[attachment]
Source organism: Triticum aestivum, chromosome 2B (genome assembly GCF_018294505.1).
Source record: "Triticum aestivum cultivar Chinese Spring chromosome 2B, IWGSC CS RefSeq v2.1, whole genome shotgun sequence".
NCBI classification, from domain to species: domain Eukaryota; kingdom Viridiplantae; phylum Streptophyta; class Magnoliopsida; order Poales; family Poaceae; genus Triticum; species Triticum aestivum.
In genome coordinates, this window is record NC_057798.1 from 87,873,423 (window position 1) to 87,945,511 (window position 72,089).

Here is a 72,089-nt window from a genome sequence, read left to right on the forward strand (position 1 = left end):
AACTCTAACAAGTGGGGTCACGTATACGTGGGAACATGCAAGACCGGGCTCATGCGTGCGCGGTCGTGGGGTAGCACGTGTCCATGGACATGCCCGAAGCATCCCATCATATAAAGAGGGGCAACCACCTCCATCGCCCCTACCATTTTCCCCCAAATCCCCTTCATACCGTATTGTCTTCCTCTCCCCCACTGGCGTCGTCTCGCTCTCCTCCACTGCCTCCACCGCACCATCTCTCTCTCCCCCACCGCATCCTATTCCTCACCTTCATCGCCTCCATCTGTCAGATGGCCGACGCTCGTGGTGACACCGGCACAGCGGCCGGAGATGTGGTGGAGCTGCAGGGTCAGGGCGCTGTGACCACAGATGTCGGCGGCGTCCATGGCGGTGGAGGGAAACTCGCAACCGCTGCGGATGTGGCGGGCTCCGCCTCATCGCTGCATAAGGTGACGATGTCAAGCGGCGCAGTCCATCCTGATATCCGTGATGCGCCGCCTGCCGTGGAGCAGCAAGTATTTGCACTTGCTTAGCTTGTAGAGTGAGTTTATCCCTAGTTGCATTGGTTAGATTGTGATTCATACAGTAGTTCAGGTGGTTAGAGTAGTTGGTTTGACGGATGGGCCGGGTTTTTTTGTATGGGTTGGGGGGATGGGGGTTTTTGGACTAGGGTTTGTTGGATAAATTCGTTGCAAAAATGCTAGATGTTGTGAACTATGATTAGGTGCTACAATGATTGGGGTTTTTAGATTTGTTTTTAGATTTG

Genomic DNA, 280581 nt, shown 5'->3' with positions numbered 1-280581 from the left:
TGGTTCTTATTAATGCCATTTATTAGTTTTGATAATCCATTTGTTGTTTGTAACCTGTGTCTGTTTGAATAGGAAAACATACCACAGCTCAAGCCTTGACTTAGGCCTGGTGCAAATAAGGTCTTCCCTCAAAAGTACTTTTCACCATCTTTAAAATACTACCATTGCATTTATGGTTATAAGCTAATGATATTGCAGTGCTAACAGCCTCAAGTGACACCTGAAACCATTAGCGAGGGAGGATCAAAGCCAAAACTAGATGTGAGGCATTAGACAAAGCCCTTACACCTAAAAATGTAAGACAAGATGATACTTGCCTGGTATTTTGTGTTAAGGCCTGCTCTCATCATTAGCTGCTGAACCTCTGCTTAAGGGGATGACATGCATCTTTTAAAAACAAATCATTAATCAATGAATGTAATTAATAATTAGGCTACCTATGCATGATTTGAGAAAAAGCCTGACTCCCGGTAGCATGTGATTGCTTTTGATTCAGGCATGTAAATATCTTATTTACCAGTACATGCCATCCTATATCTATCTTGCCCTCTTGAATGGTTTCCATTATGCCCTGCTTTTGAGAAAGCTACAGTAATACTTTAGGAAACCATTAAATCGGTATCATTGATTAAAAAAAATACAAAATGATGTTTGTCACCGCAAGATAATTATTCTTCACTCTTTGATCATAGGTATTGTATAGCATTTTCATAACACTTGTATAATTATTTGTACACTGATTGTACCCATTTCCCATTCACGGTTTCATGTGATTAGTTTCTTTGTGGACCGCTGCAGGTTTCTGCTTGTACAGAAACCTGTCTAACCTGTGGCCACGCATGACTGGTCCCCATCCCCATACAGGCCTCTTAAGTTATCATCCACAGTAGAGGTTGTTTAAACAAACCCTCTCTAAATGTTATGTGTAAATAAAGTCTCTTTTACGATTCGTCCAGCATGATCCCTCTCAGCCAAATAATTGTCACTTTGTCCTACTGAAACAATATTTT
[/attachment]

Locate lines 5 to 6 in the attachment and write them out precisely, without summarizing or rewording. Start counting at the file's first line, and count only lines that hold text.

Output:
Here is a 72,089-nt window from a genome sequence, read left to right on the forward strand (position 1 = left end):
AACTCTAACAAGTGGGGTCACGTATACGTGGGAACATGCAAGACCGGGCTCATGCGTGCGCGGTCGTGGGGTAGCACGTGTCCATGGACATGCCCGAAGCATCCCATCATATAAAGAGGGGCAACCACCTCCATCGCCCCTACCATTTTCCCCCAAATCCCCTTCATACCGTATTGTCTTCCTCTCCCCCACTGGCGTCGTCTCGCTCTCCTCCACTGCCTCCACCGCACCATCTCTCTCTCCCCCACCGCATCCTATTCCTCACCTTCATCGCCTCCATCTGTCAGATGGCCGACGCTCGTGGTGACACCGGCACAGCGGCCGGAGATGTGGTGGAGCTGCAGGGTCAGGGCGCTGTGACCACAGATGTCGGCGGCGTCCATGGCGGTGGAGGGAAACTCGCAACCGCTGCGGATGTGGCGGGCTCCGCCTCATCGCTGCATAAGGTGACGATGTCAAGCGGCGCAGTCCATCCTGATATCCGTGATGCGCCGCCTGCCGTGGAGCAGCAAGTATTTGCACTTGCTTAGCTTGTAGAGTGAGTTTATCCCTAGTTGCATTGGTTAGATTGTGATTCATACAGTAGTTCAGGTGGTTAGAGTAGTTGGTTTGACGGATGGGCCGGGTTTTTTTGTATGGGTTGGGGGGATGGGGGTTTTTGGACTAGGGTTTGTTGGATAAATTCGTTGCAAAAATGCTAGATGTTGTGAACTATGATTAGGTGCTACAATGATTGGGGTTTTTAGATTTGTTTTTAGATTTG